SAN FRANCISCO, Calif. The cost of the latest Wi-Fi and Bluetooth links are headed south, and WiMax may come to a cellphone near you soon. Those were some of the conclusions from an afternoon session on wireless networks at the International Solid State Circuits Conference here Tuesday (Feb. 5).
Atheros Communications hit a twofer with integrated 802.11n and Bluetooth devices described at ISSCC. In other wireless developments, STMicroelectronics disclosed early work toward bringing Wi-Fi and WiMax into the cellphone.
"We are very proud of the die size of this chip," said Masoud Zagari, director of analog engineering at Atheros who delivered a paper on an integrated .11n chip.
Zagari claimed the paper was the first published report of a .11n chip with integrated radio and baseband, although other vendors are preparing similar parts, he said. The 130nm device measures just 32 mm-squared.
The chip, expected to ship soon, implements a 2x2 MIMO channel architecture and delivers throughput of about 205 Mbits/second. Eventually, vendors will be able to craft four-channel .11n parts that hit data rates up to 600 Mbits/second, he said.
More integration is also part of the road map for next-generation Wi-Fi chips, as low-noise amplifiers, power amplifiers and harmonic filters move on chip eventually.
Separately, Atheros also delivered a paper on an integrated Bluetooth 2.1 chip. Its die size is 9.2mm-squared, shaving a square millimeter off the smallest chips announced by Broadcom Corp. at last year's ISSCC.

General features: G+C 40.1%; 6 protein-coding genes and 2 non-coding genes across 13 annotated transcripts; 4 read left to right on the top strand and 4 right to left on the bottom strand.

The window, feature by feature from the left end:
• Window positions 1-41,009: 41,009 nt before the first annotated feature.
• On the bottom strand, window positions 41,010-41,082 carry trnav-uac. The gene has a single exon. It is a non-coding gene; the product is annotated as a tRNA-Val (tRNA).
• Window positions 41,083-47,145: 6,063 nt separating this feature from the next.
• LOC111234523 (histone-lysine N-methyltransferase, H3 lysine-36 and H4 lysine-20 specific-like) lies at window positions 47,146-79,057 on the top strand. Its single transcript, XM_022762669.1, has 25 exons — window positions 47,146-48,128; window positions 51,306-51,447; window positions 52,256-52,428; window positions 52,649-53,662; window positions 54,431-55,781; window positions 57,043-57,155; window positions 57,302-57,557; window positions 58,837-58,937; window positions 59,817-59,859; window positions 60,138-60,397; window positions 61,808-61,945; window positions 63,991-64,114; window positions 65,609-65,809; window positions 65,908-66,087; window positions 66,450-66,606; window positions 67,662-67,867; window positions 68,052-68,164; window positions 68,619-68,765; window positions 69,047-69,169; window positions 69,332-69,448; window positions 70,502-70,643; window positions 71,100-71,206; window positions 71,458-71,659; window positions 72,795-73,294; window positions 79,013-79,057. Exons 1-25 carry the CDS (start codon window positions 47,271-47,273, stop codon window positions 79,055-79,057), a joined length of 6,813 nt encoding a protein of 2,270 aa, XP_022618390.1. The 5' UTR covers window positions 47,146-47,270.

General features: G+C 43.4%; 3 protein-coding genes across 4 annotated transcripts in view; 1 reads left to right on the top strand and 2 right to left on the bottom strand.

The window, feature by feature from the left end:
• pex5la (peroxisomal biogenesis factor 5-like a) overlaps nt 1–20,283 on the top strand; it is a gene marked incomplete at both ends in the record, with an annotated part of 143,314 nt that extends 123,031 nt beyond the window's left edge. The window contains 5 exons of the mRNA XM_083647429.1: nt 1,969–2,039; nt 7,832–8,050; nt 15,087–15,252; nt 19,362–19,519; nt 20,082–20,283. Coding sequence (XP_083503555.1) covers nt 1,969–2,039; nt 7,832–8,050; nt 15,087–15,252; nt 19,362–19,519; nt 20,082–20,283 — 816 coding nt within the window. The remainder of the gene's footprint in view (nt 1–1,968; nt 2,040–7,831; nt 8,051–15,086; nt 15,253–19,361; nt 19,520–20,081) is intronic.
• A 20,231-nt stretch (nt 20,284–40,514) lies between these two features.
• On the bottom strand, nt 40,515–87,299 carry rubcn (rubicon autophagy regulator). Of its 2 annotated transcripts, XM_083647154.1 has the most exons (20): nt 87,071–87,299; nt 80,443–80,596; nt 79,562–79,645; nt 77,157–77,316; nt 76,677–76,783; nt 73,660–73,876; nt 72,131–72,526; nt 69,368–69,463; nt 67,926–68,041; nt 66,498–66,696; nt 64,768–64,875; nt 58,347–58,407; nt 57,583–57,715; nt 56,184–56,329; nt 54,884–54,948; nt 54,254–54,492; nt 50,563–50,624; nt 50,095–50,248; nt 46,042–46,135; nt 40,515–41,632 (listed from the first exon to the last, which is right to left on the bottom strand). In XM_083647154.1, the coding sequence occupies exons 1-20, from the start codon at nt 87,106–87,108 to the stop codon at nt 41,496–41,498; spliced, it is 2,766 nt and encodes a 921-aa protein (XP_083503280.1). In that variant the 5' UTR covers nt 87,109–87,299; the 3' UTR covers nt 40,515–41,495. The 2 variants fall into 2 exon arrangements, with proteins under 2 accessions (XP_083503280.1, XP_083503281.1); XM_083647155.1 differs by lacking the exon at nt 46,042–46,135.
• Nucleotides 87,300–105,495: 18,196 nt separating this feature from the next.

"We picked analog architectures for the smallest die area," said Dave Weber, an analog design manager who presented the paper. "A few pennies are the difference that makes your profit margin in Bluetooth these days," he added.
For its part, STM described early research prototypes on the road to creating a single chip that will bring .11n and WiMax into a cellphone. In separate papers, STM described transmitter and receiver blocks that handle both networks in the 2.4 GHz band.
The company is just two weeks away from taping out a follow-on research prototype chip that puts the Wi-Fi/WiMax transceiver and synthesizer on a single die. All the parts are on a 65nm process, but commercial versions may be in a finer geometry.
The separate receiver, transmitter and synthesizer blocks now dissipate about 270 mW total. But that will fall as the blocks are brought on to a single die and go through a process shrink, said Andras Pozsgay, an RF R&D project leader at STM.
The chip delivers data rates up to a Mbit/s over a 10 MHz WiMax band. It could also be tailored to handle the LTE next-generation cellular standard since both LTE and WiMax use OFDM technology.
"There are a lot of cellular companies interested in WiMax these days including Motorola and Sprint," Pozsgay said.